It really is a shame Roa fades into the background as a villain after Tsukihime and Nrvnqsr Chaos is more iconic in that aspect. He and Shiki make for an interesting hero and archenemy to analyze from the major points they have in common contrasted with their many differences, yet it’s this case of similarity and dissimilarity that ties in so well with their enmity making them such interesting characters with character. Each of their unique confrontations per route makes for one of the many pillars that has helped Tsukihime stand the test of time and be remembered to this day as a classic of the visual novel genre. Now if you’ll excuse me, I’m off to fry my brain on the product of Kinoko Nasu’s decade long buildup of the Type Moon universe’s mythology coupled with his insanity, Carnival Phantasm, only those who have played at least Tsukihime and Fate/Stay Night may join…it’s the only way you’ll get the jokes.


  1. This is an absolutely excellent review of this; I'm exceptionally impressed. It covers just about everything of note and demonstrates exactly how brilliant Tsukihime's structure was in regards to its juxtaposition of living, death, and eternity. I agree completely about how disappointing it is that Roa became so obscure after Tsukihime, since he really is a superb villain and character in general. I feel like he got overlooked for not having any particularly overwhelming KOOL POWARS LOL in his appearance in Tsukihime's VN, especially compared to Nrvnqsr, which is just sad when you consider how Tsukihime's focus was less about fighting and powerlevels than Fate or even Rakkyou. Thankfully, the mangaka of Shingetsutan Tsukihime seems to appreciate Roa as well and gave an exceptional rehabilitation of his intimidation factor with Nasu's approval.

    Amazing catch with Roa's "alliance" with Kohaku. That's something almost everyone seems to overlook, since it really seems to be what pushes Kohaku over the edge into actually taking vengeance. Then again, Kohaku's character has become incredibly muddled after Tsukihime by people who incessantly perceive her as a moe character and, well, I suppose that's what Type-Moon has unfortunately turned her into now. I must say it somewhat bugs me how Nasu endeavors to turn all of his characters basically into big, unfunny jokes after the mainline releases, especially when many of his early works holds up absolutely perfectly to in-depth analysis like yours.

    1. Thank you, both for the comment and glad to see more appreciation for Roa too. I agree for the most part about Kohaku as while I find her Magical Broom Girl Amber and Mech Hisui plotline funny, it really is disappointing that the dramatic aspects of her character are ignored and she's basically regarded as a comic relief side character. Maybe the remake will help fix that if it ever gets made

  2. They contrast in pretty much every way. Shiki is highly naturally talented, with all his abilities either bred into his psychic ninja genes or through training he can't even remember. He's described as sharp by Arihiko, but he's supremely lazy and unambitious, just wants a bare minimum easy life. He sometimes acknowledges these abilities, but even after multiple life or death situations, he still rallies against them even when they're helpful, he's content to pretend they don't exist. Probably my least favorite thing about the various permutations of his character arc is that there's never a time where he wholly comes to terms and integrates that all into himself, and Kagetsu Tohya aborts the possibility of that when Kouma pulps the nightmare Nanaya, then Melty Blood externalizes that aspect completely and removes everything originally interesting about it while plopping Shiki into below-par paper-thin fighting game excuse plots. Meanwhile, the highly educated Roa who does hard research and spent multiple lives honing his abilities, values social status, and has ridiculous cosmic ambitions, honestly some of Roa's virtues make him out to be more admirable than Shiki in some areas.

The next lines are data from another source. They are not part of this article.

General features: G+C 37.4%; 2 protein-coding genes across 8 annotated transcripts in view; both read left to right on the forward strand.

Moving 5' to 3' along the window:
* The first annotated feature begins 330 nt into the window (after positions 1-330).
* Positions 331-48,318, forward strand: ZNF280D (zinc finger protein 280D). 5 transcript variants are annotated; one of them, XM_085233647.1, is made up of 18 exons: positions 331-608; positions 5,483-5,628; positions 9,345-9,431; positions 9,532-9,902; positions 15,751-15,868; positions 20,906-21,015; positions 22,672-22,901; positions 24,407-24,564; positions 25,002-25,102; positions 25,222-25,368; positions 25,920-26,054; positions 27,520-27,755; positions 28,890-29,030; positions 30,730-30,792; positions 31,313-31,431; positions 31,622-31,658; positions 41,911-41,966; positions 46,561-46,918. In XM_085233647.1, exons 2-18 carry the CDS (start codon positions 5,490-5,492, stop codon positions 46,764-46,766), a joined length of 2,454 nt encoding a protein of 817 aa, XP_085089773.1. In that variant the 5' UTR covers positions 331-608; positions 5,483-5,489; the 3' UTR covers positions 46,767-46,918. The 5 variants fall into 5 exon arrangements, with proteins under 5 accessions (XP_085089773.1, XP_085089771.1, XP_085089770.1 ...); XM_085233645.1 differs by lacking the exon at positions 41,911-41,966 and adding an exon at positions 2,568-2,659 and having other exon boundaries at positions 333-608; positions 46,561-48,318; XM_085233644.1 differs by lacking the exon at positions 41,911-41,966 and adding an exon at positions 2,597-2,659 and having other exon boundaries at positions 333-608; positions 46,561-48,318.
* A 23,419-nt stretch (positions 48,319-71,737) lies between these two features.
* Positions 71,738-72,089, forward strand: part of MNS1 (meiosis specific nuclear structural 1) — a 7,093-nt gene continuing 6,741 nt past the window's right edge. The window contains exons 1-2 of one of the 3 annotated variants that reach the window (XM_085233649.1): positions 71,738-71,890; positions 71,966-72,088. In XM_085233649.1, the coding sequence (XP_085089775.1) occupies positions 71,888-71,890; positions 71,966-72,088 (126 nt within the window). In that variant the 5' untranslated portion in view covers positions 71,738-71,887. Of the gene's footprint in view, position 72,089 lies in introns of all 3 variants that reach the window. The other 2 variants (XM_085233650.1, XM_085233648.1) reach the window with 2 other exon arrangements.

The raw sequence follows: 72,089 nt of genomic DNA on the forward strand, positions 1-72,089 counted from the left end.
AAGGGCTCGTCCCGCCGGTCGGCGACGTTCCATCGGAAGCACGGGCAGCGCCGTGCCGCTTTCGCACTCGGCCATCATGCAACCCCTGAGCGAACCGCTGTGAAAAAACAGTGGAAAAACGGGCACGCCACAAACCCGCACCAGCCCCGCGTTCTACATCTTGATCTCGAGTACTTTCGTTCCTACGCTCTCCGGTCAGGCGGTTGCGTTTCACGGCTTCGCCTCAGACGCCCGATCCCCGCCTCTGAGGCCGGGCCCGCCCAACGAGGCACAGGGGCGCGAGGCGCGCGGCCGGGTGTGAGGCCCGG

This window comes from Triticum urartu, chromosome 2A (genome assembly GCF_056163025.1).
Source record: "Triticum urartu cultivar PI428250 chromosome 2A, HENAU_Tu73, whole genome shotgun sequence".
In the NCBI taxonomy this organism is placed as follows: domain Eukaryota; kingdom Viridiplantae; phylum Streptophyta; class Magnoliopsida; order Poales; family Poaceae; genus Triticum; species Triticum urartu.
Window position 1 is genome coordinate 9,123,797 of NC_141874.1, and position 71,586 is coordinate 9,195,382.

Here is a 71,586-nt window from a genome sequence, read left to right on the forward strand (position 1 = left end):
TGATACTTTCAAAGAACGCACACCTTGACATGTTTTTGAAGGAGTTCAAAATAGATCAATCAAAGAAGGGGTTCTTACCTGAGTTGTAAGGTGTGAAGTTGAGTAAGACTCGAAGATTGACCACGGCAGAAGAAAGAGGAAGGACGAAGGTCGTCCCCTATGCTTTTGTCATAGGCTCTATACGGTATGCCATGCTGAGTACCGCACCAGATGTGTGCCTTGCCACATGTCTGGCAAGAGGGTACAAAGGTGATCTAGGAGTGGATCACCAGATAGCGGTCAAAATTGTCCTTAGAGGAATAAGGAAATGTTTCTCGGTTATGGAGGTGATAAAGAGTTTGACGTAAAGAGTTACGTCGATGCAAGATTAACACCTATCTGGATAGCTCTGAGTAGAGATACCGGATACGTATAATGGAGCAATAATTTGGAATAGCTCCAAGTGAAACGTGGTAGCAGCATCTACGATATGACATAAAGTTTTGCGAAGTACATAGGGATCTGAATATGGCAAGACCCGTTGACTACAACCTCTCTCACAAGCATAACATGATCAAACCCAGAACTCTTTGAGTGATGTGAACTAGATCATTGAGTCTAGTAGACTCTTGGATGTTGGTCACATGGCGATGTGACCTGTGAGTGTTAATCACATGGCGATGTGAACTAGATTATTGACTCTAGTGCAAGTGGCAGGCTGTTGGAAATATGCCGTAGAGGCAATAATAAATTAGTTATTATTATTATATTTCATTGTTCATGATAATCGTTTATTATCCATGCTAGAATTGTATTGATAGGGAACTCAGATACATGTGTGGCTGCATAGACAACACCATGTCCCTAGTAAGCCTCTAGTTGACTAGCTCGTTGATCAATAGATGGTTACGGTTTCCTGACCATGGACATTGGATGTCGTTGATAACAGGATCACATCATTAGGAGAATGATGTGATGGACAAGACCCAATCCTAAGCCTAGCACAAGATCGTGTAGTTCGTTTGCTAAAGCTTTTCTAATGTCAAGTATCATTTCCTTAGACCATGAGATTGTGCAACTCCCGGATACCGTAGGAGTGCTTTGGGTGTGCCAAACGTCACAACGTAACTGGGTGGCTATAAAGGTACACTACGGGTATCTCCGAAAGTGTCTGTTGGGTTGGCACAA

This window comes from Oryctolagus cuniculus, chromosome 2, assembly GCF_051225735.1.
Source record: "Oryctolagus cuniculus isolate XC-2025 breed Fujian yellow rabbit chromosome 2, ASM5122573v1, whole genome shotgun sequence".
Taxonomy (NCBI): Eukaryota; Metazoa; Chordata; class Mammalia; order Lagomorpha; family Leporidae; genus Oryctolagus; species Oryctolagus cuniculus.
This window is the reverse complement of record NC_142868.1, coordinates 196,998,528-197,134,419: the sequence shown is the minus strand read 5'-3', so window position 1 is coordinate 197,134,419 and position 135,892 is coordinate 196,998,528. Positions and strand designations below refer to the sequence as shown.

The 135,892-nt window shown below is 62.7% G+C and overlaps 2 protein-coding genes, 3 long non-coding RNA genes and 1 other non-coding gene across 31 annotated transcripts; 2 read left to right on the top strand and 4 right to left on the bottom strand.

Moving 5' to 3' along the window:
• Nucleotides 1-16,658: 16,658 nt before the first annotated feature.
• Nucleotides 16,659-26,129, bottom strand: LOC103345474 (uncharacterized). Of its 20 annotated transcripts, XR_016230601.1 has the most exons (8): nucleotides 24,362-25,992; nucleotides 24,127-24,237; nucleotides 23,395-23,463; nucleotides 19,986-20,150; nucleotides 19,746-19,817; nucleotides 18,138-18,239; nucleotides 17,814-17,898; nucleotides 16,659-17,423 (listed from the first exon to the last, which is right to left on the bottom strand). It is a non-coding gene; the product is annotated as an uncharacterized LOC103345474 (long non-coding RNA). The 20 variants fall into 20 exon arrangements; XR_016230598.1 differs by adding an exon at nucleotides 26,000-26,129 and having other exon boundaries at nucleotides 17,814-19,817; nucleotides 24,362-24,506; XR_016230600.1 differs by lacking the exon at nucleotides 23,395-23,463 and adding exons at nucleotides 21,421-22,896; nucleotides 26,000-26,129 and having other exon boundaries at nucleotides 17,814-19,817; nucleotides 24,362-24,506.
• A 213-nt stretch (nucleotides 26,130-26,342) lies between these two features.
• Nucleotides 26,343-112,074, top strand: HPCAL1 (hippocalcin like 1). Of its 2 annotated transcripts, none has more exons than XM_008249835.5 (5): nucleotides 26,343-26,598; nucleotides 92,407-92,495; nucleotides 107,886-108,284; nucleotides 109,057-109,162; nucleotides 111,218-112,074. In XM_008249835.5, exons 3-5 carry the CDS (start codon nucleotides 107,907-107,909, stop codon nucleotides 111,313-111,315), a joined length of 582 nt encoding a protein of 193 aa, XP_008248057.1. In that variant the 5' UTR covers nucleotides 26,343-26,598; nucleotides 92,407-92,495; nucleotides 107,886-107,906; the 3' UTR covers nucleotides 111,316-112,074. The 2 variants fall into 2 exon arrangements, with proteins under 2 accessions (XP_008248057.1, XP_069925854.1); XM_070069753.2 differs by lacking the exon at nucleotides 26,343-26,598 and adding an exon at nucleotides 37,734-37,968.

Some descriptions of the hypothetical "Satsujinki" Shiki in talk and Prelude refer to him as a degenerated shade, なれのはて, the absolute lowest point in his existence even if his raw power and ability are at their highest, and I find it interesting that it's loving Arcueid and wholly devoting himself to her that brings him to that level. A supposedly wholesome end with a heroine brings him to the same low existence as those bad ends where he snaps and gets stuck in his florid-talking maniac inversion impulse state. Between Shiki and Roa, I'm convinced that mortals acquiring a profound interest in Arcueid is a fast track to a fate worse than death, and Shiki did him a favor dotstabbing him. Better that than some day degenerating into little more than a cosmically inherited mild attitude problem like he was reduced to in Kohaku's ending.

    After Tsukihime's manga adaptation did a fair job at building Roa up, it's too bad the triple threat of Melty Blood/Carnival Phantasm/Some Fate Drama CD immediately went and decided to nuke his credibility again. Anyway, this blog seems pretty dead, but I loved this analysis of yours. Lots of overlooked stuff here that tends to get lost in the shuffle of powerlevel arguments.